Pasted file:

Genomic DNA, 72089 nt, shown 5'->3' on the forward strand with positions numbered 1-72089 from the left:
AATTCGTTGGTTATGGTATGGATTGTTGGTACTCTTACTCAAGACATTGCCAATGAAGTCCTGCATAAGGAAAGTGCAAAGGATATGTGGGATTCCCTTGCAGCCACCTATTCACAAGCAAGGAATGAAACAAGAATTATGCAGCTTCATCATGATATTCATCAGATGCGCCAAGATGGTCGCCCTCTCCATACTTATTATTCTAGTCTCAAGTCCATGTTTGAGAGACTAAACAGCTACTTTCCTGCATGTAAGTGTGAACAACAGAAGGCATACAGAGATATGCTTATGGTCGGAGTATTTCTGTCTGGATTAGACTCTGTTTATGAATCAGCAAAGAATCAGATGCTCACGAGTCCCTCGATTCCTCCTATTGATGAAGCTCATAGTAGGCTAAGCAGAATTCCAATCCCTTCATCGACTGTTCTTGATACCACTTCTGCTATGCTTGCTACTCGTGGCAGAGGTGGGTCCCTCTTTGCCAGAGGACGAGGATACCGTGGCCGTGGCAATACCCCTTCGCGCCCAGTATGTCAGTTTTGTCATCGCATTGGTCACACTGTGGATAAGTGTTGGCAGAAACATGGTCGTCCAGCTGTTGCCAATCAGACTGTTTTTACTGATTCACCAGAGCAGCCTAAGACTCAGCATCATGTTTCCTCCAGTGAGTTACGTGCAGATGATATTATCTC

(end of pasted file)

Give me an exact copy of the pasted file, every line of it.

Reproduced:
Genomic DNA, 72089 nt, shown 5'->3' on the forward strand with positions numbered 1-72089 from the left:
AATTCGTTGGTTATGGTATGGATTGTTGGTACTCTTACTCAAGACATTGCCAATGAAGTCCTGCATAAGGAAAGTGCAAAGGATATGTGGGATTCCCTTGCAGCCACCTATTCACAAGCAAGGAATGAAACAAGAATTATGCAGCTTCATCATGATATTCATCAGATGCGCCAAGATGGTCGCCCTCTCCATACTTATTATTCTAGTCTCAAGTCCATGTTTGAGAGACTAAACAGCTACTTTCCTGCATGTAAGTGTGAACAACAGAAGGCATACAGAGATATGCTTATGGTCGGAGTATTTCTGTCTGGATTAGACTCTGTTTATGAATCAGCAAAGAATCAGATGCTCACGAGTCCCTCGATTCCTCCTATTGATGAAGCTCATAGTAGGCTAAGCAGAATTCCAATCCCTTCATCGACTGTTCTTGATACCACTTCTGCTATGCTTGCTACTCGTGGCAGAGGTGGGTCCCTCTTTGCCAGAGGACGAGGATACCGTGGCCGTGGCAATACCCCTTCGCGCCCAGTATGTCAGTTTTGTCATCGCATTGGTCACACTGTGGATAAGTGTTGGCAGAAACATGGTCGTCCAGCTGTTGCCAATCAGACTGTTTTTACTGATTCACCAGAGCAGCCTAAGACTCAGCATCATGTTTCCTCCAGTGAGTTACGTGCAGATGATATTATCTC